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The most interesting late development in Trump’s Supreme Court derby

President Trump met July 2 with four federal appeals court judges, who he is considering to fill Justice Kennedy’s Supreme Court seat. (Video: Monica Akhtar, Patrick Martin/The Washington Post)

When President Trump's political obituary is written, you can bet the decision he makes Monday about a Supreme Court justice will be pretty high up. The person Trump will nominate at 9 p.m. is in line to create a clear 5-to-4 conservative majority on the nation's highest court.

But much like his entire presidency, there are no assurances it will go smoothly. Trump will nominate a justice who could set the course of the country for years and decades to come — for good or ill, depending upon your viewpoint — but a late development this weekend reinforces that the decision isn't destined to be a home run.

Trump said Sunday that his pick was down to four people — apparently re-adding 2017 runner-up Thomas Hardiman to the reported final three of Brett Kavanaugh, Amy Coney Barrett and Raymond Kethledge. Kavanaugh and Barrett have been thought to be the two front-runners, but some conservatives have balked at Kavanaugh and others have worried that Barrett could risk what should be a successful nomination.

Trump’s Supreme Court shortlist — and the biggest pros and cons for each pick

Which is where Senate Majority Leader Mitch McConnell (R-Ky.) comes in. As the New York Times first reported and The Washington Post has confirmed, McConnell spoke to Trump on Friday and raised that prospect that either Kavanaugh or Barrett could unnecessarily jeopardize an expeditious confirmation of the new justice.

In the case of Kavanaugh, it's because he has spent the past couple of decades as an appeals court judge, a top Bush administration official and a lawyer on Kenneth Starr's team during the Bill Clinton scandal, leading to a paper trail that could take a very long time to sort through — and could potentially spring some surprises. Kavanaugh also notably might struggle to win the support of Sen. Rand Paul (R-Ky.).

In the case of Barrett, it's because she is seen as the most antagonistic toward Roe v. Wade and could feasibly lose the support of pro-abortion-rights Sens. Susan Collins (R-Maine) and Lisa Murkowski (R-Alaska), either of whom could doom Barrett's nomination if no Democrats cross over.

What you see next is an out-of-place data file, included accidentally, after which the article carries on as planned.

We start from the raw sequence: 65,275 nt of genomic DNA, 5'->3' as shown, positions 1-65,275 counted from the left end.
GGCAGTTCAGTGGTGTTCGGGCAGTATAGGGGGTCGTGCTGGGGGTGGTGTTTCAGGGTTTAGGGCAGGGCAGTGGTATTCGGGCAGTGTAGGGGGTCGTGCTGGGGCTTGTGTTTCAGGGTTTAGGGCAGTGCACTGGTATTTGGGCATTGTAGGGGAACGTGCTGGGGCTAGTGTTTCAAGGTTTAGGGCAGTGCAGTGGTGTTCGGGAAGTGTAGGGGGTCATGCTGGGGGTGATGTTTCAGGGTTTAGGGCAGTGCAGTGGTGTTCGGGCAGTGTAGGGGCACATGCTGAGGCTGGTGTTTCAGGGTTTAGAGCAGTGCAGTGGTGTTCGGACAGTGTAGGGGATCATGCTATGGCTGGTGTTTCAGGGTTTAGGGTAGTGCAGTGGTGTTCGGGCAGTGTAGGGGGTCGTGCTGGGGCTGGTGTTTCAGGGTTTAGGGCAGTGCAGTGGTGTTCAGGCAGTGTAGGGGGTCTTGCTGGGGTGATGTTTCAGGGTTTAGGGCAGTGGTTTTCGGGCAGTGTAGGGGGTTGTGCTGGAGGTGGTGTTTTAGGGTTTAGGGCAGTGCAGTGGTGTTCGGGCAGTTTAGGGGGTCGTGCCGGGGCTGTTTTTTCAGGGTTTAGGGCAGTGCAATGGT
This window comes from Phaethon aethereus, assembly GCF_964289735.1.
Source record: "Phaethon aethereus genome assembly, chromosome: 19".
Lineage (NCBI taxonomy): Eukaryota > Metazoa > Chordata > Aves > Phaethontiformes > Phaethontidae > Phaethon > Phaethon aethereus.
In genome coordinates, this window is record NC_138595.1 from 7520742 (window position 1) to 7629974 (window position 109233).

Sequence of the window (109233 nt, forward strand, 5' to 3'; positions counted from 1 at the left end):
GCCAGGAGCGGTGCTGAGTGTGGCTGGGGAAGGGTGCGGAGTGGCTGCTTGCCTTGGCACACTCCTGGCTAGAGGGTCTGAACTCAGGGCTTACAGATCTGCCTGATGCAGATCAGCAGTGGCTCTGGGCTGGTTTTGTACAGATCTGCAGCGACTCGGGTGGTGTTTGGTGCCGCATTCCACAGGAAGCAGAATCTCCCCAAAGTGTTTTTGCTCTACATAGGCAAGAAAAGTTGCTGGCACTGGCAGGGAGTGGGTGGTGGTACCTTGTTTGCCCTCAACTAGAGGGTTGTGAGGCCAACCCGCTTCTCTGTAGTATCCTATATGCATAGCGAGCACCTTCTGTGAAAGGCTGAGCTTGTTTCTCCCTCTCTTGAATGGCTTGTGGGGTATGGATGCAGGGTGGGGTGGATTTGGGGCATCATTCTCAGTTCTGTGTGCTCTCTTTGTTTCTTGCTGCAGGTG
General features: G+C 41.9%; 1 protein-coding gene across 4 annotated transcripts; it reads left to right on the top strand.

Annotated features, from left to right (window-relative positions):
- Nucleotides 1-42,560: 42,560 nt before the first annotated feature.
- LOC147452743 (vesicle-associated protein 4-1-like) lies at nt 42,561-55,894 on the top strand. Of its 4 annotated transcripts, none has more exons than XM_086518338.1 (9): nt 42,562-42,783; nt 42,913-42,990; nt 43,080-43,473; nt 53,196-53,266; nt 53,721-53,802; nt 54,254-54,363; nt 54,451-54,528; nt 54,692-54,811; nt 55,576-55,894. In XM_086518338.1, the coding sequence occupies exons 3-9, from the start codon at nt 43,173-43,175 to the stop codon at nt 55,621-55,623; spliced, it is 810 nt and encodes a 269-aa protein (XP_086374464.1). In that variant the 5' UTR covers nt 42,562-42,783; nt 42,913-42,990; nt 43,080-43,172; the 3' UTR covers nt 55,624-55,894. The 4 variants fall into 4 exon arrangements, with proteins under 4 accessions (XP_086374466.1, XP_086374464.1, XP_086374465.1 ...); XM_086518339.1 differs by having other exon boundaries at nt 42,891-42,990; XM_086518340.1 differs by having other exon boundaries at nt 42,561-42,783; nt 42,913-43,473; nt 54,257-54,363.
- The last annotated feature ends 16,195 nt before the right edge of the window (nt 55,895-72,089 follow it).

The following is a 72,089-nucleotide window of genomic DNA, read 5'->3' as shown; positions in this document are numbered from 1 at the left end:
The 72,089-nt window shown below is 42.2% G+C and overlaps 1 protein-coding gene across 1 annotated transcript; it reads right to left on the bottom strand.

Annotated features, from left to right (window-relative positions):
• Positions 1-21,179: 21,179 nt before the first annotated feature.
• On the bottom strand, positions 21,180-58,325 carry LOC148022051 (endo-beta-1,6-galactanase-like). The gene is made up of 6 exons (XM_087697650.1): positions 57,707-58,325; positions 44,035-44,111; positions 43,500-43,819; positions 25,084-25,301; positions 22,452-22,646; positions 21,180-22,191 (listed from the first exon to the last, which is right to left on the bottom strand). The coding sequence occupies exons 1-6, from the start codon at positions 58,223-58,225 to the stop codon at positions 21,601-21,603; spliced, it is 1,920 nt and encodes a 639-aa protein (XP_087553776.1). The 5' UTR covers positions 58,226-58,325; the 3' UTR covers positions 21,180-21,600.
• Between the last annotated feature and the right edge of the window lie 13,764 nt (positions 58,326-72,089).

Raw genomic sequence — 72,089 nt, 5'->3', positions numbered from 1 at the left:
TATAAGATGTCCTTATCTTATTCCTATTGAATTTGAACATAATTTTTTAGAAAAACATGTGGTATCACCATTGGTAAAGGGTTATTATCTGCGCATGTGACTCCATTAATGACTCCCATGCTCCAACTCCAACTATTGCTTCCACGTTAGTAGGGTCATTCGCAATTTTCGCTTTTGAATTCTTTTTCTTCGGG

The Post's Robert Costa and Robert Barnes conclude:

The officials underscored that McConnell did not push any choice on the president. But, they said, McConnell did note that Hardiman and Kethledge could fare well in the Senate because their reputations and records were not as politically charged as others on the president’s short­list of nominees.

Regardless of whether McConnell actually urged the president to make a specific decision, it's pretty clear what his goal is: To make sure the Senate is able to confirm somebody. And that could be compelling for a few reasons. First is the GOP's narrow majority, which is effectively 50-49 with Sen. John McCain (R-Ariz.) battling brain cancer. The second is the lack of time to get this done before Democrats could possibly take over the Senate in November's election, which means there's urgency to get this right on the first pick. And third is Trump's lack of ideological rigidity and his desire for “wins.”

Trump has provided plenty of reason for skepticism that he actually cares about whether Roe is overturned or how consistently conservative the new justice will be. The president may have some ideological convictions, but abortion isn't one of them. His track record — and regular gloating about Justice Neil M. Gorsuch — makes clear this is mostly about wins and about keeping the base intact.

And if the president is asking himself “What's the easiest win?” McConnell has given him the answer. Kethledge and Hardiman both carve pretty mild and even blue-collar profiles, and neither has stoked the passions of the GOP base enough to spawn full-fledged campaigns against them. While there can always be surprises, you have to think they have the best odds of winning confirmation and doing it fast. Kavanaugh and Barrett could both make the process more arduous than it perhaps needs to be. Trump loved how tidy Gorsuch's confirmation was, and it's not difficult seeing him wanting to do that again.

All of that said, this is Trump. Maybe he picks Barrett because it's the biggest base play. Maybe he picks Kavanaugh because he fits the mold of Trump's conception of a Supreme Court justice, Ivy League education and all. Maybe Trump is confident enough that any of them would be confirmed that he'll just pick the one he likes best. Certainly any of the four would be favored to join the court in a few months and give conservatives that 5-to-4 edge.

But McConnell thinks it was worth pointing in the direction of the easiest wins and avoiding unnecessary headaches. We'll see if Trump goes for the path of least resistance.